Our dear colleague and founder member of EvalHum and ENRESSH, Dr Puay Tang, passed away recently. We are seeking testimonials from all those who knew her as friend, colleague and researcher of dedication and talent.
Burgess Langshaw-Power and Alexander Caro, on behalf of the Science Policy Research Unit class of 2016
Puay, many knew you for your impactful work in academic and publishing circles. However, we knew you best as an enthusiastic and compassionate individual and as an adept professor. Your purple-tinged hair belied the passion and seriousness with which you took your work. You cared deeply about the success of your students and held us to the highest standards. In return, you gave us your best everyday. Whether academic, professional, or personal, it was you to whom we turned to for support. You served as a mentor to many, providing an ear and wisdom when your students were faced with any challenge.
We have lost a teacher, a mentor, and a friend. Thank you, Puay, for all that you have done. We will never forget you.
I am so sorry to hear about Puay. Fierce and powerful Puay, who showed that physique has nothing to do with force and power. Smart and sharp Puay, who sometimes kept quiet and at the background, and then stepped forward and contributed knowledge, insight, experience. Or wit. Of course, I enjoyed talking with her about clothes, shoes, bags, shops. And food.
I have some memories of Puay that make me smile, even now. I know her ever since the SIAMPI project. She managed to get a letter from the director of the social science center that was her case study for SIAMPI. A very nice interaction, that letter! She read the letter out loud at the final meeting in Brussels. That was one of the few times I saw her actually perform. She wanted, and managed, to bring every word of the letter to the audience.
I have known Puay over many years from the PRIME network of excellence back in FP6 to working closely with her on the FP7 SIAMPI project where we struggled together with assessing the social impact of research. She brought intellectual sharpness to all our debates together with her unique freshness, energy and humour. She was exceptionally good company and always collegial and supportive in sharing experiences of academic and university life. To say she will be missed is a great understatement.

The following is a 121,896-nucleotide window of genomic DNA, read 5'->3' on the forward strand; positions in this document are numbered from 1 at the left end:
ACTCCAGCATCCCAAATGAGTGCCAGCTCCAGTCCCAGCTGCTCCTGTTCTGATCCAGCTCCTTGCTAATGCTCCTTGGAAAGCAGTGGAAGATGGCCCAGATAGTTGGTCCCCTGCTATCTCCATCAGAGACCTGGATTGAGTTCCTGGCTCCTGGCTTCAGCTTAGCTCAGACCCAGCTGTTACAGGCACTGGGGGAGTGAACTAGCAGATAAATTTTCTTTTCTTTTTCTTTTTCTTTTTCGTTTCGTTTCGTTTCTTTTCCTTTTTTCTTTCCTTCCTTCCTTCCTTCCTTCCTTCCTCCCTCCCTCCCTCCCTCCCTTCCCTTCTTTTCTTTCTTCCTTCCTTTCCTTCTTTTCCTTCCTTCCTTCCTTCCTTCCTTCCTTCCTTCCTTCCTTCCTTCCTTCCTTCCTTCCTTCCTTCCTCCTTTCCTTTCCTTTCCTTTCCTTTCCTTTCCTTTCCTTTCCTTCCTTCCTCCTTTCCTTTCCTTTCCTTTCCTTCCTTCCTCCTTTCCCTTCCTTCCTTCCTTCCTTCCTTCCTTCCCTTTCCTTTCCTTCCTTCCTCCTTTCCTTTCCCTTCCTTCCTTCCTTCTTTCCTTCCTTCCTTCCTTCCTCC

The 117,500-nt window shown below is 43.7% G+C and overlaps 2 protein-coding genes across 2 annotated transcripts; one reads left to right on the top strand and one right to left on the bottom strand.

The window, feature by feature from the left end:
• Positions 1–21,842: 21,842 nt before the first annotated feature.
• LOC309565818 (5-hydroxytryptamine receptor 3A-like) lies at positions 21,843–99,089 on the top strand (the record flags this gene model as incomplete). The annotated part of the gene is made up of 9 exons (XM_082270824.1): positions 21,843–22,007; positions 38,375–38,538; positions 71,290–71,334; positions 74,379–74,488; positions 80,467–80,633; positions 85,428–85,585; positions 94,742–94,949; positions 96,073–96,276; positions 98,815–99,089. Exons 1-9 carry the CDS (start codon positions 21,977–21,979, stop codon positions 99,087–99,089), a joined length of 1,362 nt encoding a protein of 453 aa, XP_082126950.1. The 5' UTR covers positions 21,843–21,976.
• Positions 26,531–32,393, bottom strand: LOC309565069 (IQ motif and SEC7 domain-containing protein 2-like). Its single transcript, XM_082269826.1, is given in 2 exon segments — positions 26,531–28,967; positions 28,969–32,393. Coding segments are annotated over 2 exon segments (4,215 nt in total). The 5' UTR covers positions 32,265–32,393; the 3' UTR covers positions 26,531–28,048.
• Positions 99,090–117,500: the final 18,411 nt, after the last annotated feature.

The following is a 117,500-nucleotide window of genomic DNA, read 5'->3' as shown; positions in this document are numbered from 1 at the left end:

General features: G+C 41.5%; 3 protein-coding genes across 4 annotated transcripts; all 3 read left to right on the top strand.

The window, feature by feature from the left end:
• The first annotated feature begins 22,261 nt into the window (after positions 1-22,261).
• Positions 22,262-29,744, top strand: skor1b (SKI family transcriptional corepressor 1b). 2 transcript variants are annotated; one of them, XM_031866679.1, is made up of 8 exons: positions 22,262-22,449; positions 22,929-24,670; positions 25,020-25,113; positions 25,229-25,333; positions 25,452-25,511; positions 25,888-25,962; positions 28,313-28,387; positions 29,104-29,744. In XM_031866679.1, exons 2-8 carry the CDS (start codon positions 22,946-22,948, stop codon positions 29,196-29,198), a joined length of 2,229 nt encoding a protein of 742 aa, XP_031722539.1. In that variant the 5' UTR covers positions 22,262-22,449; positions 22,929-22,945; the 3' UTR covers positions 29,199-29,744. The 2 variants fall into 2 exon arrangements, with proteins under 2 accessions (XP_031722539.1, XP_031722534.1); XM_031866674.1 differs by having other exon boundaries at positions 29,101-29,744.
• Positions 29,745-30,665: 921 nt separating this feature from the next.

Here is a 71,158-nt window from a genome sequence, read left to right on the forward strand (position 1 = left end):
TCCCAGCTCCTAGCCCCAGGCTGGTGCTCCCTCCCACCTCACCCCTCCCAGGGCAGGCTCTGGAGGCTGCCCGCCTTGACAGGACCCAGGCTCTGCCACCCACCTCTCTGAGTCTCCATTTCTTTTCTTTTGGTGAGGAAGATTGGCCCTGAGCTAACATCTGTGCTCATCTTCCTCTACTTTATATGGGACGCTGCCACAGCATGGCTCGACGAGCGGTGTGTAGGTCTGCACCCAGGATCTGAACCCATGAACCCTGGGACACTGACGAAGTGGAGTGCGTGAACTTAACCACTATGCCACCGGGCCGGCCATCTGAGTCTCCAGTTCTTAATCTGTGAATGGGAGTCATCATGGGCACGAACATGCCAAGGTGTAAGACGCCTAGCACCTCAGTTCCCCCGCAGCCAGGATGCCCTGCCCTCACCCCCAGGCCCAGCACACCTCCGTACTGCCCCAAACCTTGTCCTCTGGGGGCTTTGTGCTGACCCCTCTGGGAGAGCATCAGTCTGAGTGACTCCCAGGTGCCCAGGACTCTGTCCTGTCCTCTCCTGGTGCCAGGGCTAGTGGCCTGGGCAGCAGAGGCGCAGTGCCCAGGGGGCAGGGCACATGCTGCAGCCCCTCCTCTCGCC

Puay, you were there at the British academy when I first started to get publicly involved in the defense of the SSH. I was nervous because it was my first speech in English, and in such a prestigious place. You found the words to reassure me. So was your presence all along our too short collaboration: energetic, optimistic, pushing us all to go further and do better. Thank you and farewell!
I met Puay during the SIAMPI project in which I worked with Jack and Jordi. Smart, funny, cheerful and cordial, she once in a while popped up, usually at the end of our sessions, making fun of her habit of “shopping”, meanwhile also discussing serious matters about our joined topic. It is a great loss, especially for Jordi.
It will not be hard to write up stories about the academic achievements of Puay, her teaching and research qualities, or about her unconventional fashion statements that nevertheless fitted her so well, or about her sharpness, her openness, her kindness, but I will remember Puay because she had the unique ability to light up any room, even a room filed with more or less serious academics. That light I will carry with me.I don’t remember how I met Puay. She was just there from the beginning of the EvalHum adventure in promoting the Social Sciences and Humanities, an instant friend. A small group attended the meeting I and Ioana Galleron organised at the British Academy in December 2012. We all went off to a pub after and started planning projects and meetings. From then on, we saw a lot of Puay and Jordi as we exchanged emails and ran events whilst trying to get the essential networking funding. We tried the ESF, we tried H2020, we tried COST. We had many refusals, but with Puay’s enthusiasm we kept on trying, and finally won with ENRESSH. It was a privilege to know her for her knowledge and capacities as a researcher, but above all as a genuinely nice person who was just fun to be with. The news of her passing away came out of the blue. I am utterly devastated and, like so many, will miss her greatly. Rest in Peace Puay, your memory will live on!